Research Update 16/05/2017

I realise it’s been a month since I last did an update and while I’ve been really busy and have accomplished things in the meantime, I think I’ve been missing this time to reflect on what I’m doing. I do feel like I’m making progress which is great of course but every now and then I hit a problem that sends me back a step.

Finishing a first draft of the first chapter feels really great and like I have some tangible evidence that I’m getting somewhere. The feedback on it from my supervisors was so helpful and insightful and it’s incredibly comforting to know that my work will only get better and tighter with that guidance. Now though, it’s past time to get stuck into the meaty parts of the thesis.

I’ve been working on Elizabeth (1998) and I’m not entirely sure why I started with this film. I honestly think I just had it on the brain and I guess it’s the most visible depiction of Elizabeth I in recent decades. I’ve been going over those key scenes in it that I think are pivotal to understanding her representation, particularly in regard to gender. The more I go over them the more things I notice which is great. I’ve tried to go over them, first just in general a bunch of times and them with specific things in mind, like space, lighting, camera angles, performance etc. I’m particularly interested in the way Kapur uses light and colour to differentiate Elizabeth from the other characters, particular as this is also a moral differentiation. He creates a real visual dichotomy between good (Elizabeth for the most part) and evil (those that would bring her harm, namely any and all Catholic characters). So I’ve been exploring that and writing up my thoughts as well as looking into what others have written about the film.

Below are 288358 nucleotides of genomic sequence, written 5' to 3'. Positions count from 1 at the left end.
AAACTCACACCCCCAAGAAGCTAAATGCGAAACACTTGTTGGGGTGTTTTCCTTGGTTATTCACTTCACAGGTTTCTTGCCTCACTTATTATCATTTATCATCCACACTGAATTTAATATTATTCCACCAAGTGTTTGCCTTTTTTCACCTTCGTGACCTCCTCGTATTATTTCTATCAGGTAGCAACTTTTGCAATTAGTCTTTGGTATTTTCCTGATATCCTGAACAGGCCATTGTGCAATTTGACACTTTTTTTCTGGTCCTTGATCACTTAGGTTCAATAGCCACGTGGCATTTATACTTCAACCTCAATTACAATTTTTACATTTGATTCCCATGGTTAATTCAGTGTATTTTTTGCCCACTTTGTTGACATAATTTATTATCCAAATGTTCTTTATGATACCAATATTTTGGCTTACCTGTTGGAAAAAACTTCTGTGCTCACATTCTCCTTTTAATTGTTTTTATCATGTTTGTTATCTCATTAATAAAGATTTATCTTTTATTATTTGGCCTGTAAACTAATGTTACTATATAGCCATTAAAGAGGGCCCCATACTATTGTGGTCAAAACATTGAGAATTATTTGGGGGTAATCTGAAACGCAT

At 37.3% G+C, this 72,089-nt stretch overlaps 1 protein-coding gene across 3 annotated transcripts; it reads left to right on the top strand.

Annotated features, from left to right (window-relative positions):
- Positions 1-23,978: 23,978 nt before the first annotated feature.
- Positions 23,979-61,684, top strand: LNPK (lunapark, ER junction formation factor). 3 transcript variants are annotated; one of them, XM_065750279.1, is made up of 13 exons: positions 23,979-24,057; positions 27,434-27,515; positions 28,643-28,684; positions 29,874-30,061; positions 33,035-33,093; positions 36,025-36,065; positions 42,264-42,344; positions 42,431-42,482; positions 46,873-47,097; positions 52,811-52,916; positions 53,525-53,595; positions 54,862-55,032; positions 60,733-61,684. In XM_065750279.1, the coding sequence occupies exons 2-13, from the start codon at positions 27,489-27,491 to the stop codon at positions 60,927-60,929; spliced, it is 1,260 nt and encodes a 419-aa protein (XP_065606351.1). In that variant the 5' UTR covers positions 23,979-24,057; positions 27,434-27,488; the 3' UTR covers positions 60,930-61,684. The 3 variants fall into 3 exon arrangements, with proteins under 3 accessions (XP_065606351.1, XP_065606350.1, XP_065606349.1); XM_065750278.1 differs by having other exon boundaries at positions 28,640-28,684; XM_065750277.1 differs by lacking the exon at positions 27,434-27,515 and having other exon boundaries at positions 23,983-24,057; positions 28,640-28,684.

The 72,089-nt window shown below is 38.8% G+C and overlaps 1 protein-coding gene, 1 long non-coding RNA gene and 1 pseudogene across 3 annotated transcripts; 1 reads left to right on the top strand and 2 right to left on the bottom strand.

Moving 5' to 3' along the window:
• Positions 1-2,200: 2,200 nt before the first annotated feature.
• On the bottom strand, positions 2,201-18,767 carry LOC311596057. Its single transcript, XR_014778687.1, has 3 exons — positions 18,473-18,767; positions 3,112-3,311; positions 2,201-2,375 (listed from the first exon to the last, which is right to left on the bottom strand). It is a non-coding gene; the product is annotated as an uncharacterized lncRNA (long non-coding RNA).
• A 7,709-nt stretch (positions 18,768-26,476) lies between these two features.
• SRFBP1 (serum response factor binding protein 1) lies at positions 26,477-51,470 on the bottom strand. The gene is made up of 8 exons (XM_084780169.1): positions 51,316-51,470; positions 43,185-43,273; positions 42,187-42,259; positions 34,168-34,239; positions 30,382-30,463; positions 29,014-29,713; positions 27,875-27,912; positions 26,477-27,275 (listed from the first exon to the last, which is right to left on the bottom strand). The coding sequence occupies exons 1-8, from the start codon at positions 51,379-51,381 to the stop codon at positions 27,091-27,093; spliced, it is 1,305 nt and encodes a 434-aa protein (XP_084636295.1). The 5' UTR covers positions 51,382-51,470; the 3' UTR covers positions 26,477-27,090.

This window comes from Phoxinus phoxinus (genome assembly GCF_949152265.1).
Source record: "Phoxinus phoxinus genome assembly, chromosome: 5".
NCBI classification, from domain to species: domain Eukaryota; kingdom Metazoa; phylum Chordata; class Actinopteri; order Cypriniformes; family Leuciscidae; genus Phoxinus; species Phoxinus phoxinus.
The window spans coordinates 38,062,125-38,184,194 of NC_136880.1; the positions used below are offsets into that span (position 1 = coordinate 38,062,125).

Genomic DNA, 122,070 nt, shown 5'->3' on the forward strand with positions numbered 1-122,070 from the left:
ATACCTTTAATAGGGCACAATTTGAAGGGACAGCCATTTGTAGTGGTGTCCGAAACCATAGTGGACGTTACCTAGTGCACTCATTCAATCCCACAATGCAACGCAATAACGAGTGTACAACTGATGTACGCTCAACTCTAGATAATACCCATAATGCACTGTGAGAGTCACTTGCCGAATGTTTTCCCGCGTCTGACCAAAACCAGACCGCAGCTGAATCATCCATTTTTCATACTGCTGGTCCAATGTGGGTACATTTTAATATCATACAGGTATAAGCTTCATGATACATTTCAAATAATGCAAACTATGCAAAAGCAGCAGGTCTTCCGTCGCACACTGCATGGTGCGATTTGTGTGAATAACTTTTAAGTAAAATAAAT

I have hit a bit of a roadblock with the film aspect as I’m having some second thoughts about the themes. The more I think about it, the more problematic the woman/queen idea becomes to me. I’m wondering if it might be best to attack the films/series first. Perhaps if I picked the ones I find most interesting and analyse them properly and then re-evaluate the themes from there. It would be looser and I would have to go back and look over them again in particular reference to whatever theme I ended up going with and it scares me a little as it feels like a move backward but I wonder if it might be the better course in the long run.

Other than that I did read an interesting article recently. It was the article Judith sent me, “Films as Historical Sources or Alternative History” by Anirudh Deshpande. What I thought was interesting was that he is arguing that film is a form of history in the same way that oral history is and that this means that, as has been argued with oral history, to privilege written history is to also privilege the kinds of histories and the people who record their history this way and leave others out. He says,

If historians choose to stick to documentary sources they do end up limiting the scope of their enterprise. They will then consciously turn their back on those people who may not figure in documentary sources but might appear as crucial traces in visual sources of both past and present. (4456)